A local woman rowed us up the narrow stream for about one hour. It was quiet and beautiful. But our senses were jolted in to overdrive as soon as we disembarked the row boat. We were immediately again immersed in foreign sights, sounds, and smells. And this time, we did not have the insulating layer of a car around us.
We walked by numerous hawker stalls – each with various carcasses of dead animals hanging out in front. Weasel (very big weasel), deer, dog, pig, etc. One can order the kind of meat they want, and it is sliced off the blood-dripping carcass to order. There were also numerous wood-fired ovens that produced some fine looking loaves of bread.
The Perfume Pagoda is actually a complex of 17 pagodas and shrines built in to the karst cliffs of Huong Tich Mountain (Mountain of the Fragrant Traces). This is Vietnam’s largest pagoda complex. The main pagoda is 1 ½ miles up the steep mountainside, but fortunately, a cable car was installed a few years ago. We took the cable car up and walked down.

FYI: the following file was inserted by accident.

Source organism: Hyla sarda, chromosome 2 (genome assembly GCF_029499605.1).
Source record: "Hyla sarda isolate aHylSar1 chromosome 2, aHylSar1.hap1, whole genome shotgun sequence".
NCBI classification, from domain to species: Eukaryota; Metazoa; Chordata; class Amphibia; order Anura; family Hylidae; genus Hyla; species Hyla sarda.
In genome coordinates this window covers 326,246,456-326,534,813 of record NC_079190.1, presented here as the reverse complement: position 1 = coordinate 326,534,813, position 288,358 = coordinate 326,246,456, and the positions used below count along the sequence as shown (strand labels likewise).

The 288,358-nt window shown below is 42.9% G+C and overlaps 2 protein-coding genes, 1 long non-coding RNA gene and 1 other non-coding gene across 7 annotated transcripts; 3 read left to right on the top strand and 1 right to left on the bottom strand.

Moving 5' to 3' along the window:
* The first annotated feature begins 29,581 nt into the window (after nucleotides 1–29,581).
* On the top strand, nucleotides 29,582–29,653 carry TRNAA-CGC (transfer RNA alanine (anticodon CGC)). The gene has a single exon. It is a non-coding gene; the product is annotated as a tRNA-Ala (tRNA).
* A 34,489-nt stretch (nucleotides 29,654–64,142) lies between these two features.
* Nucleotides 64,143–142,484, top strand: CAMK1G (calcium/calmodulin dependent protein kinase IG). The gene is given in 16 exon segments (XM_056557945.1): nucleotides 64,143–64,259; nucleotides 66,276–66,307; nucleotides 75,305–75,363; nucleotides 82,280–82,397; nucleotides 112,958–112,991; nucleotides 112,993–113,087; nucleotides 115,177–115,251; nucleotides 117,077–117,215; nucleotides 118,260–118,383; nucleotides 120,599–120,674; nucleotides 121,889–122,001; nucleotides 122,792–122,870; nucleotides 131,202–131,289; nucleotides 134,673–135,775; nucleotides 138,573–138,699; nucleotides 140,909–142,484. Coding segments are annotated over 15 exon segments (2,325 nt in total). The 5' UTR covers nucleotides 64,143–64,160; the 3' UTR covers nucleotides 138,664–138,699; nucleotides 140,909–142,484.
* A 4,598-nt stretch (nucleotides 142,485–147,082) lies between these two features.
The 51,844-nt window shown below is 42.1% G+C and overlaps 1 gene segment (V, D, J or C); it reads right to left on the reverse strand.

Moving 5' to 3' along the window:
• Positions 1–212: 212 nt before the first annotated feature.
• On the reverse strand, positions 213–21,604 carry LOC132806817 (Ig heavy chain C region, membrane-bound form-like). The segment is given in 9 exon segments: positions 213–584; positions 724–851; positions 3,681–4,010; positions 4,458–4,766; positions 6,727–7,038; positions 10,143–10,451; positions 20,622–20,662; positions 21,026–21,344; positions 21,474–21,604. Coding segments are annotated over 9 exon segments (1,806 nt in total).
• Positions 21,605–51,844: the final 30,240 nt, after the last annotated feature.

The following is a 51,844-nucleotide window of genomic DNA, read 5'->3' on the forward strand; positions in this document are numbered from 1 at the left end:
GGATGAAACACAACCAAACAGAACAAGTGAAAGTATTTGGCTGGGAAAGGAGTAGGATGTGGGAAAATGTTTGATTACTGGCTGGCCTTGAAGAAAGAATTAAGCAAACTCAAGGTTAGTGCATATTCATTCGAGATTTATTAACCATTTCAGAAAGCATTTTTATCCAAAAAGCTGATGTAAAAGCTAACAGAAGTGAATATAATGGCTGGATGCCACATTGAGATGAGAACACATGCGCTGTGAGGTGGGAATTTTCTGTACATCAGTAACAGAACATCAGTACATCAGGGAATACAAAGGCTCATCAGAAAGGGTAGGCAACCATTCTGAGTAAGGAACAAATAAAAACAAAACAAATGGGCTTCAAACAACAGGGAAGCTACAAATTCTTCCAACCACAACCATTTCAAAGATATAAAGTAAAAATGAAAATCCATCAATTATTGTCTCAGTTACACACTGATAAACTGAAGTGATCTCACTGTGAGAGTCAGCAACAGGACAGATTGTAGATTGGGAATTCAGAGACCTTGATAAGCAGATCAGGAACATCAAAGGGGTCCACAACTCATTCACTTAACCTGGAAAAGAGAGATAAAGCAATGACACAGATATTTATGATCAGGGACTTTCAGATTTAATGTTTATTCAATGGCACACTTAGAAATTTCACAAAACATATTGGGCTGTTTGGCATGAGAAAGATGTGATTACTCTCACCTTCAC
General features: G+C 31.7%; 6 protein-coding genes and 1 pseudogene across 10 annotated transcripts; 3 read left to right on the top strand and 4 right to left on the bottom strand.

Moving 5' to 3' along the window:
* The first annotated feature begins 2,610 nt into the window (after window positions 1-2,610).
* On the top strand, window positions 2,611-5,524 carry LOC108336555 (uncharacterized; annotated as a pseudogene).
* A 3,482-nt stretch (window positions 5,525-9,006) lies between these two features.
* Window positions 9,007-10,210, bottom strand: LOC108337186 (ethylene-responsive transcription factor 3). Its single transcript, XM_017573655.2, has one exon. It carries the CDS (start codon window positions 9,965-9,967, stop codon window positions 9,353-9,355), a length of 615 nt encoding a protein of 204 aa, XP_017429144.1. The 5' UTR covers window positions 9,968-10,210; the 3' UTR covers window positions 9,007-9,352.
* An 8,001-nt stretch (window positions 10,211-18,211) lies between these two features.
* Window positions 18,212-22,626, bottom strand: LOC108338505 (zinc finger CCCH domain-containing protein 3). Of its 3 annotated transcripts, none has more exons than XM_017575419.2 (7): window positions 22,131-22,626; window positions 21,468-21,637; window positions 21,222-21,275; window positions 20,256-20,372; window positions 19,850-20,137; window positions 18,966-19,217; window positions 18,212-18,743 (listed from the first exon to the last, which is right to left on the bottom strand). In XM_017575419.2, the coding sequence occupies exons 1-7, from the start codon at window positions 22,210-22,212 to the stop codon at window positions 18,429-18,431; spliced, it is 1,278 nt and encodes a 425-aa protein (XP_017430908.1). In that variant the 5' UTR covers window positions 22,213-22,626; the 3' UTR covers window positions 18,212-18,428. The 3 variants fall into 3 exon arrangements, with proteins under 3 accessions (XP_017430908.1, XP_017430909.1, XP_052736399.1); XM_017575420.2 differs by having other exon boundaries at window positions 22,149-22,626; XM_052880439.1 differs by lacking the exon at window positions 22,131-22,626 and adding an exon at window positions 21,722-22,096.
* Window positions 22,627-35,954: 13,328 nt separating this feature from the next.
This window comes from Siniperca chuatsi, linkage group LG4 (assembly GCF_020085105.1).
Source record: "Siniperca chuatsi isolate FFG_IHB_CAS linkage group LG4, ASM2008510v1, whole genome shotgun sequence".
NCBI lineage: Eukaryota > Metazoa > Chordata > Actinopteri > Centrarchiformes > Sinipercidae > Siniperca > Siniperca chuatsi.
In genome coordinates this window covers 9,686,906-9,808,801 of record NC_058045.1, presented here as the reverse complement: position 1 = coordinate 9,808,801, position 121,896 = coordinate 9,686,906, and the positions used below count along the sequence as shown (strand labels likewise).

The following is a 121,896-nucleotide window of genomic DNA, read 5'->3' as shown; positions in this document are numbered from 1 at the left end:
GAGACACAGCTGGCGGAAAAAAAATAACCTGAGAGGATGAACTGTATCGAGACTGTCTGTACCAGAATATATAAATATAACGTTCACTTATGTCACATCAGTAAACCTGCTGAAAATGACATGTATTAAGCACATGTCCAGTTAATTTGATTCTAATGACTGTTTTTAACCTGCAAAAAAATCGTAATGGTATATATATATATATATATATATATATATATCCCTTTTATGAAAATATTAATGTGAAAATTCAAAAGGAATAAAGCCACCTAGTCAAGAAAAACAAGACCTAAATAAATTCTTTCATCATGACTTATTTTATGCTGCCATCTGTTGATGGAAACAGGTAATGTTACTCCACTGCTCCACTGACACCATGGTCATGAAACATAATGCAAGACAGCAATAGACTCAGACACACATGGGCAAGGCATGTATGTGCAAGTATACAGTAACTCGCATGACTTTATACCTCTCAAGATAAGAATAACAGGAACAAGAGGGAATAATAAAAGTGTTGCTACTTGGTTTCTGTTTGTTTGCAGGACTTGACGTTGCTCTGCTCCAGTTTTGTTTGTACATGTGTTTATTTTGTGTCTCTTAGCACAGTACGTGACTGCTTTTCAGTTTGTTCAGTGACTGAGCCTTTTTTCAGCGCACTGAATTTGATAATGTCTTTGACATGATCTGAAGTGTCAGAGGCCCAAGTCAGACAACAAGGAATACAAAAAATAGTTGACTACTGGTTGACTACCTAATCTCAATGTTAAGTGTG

The pagoda at the top was worth the effort to get to it. It was a large cavern deep within the rocks. And we visited a few lesser pagodas (one built in the 1400s) and shrines as we walked down, but we did not try to see all 17. That would take a few days.
We rowed another hour back down Yen Stream and back to Yen Wharf where our driver was waiting for us. We spent another two hours driving back to Hanoi, and the scenery remained beautiful up to the city’s edge when the traffic engulfed us. But our driver was unflappable, and he got us back to our hotel without a problem. A very interesting day.
We made two trips out of town to the southeast. On one trip, we went only eight miles to Bat Trang – the ceramic village. On another trip, we drove two hours to the southeast through Ninh Binh then on to Hoa Lu and Tam Coc. It was another beautiful drive with mile after mile of emerald green rice paddies. The landscape in this area is also punctuated by countless karst formations – large and small. It is dramatic scenery.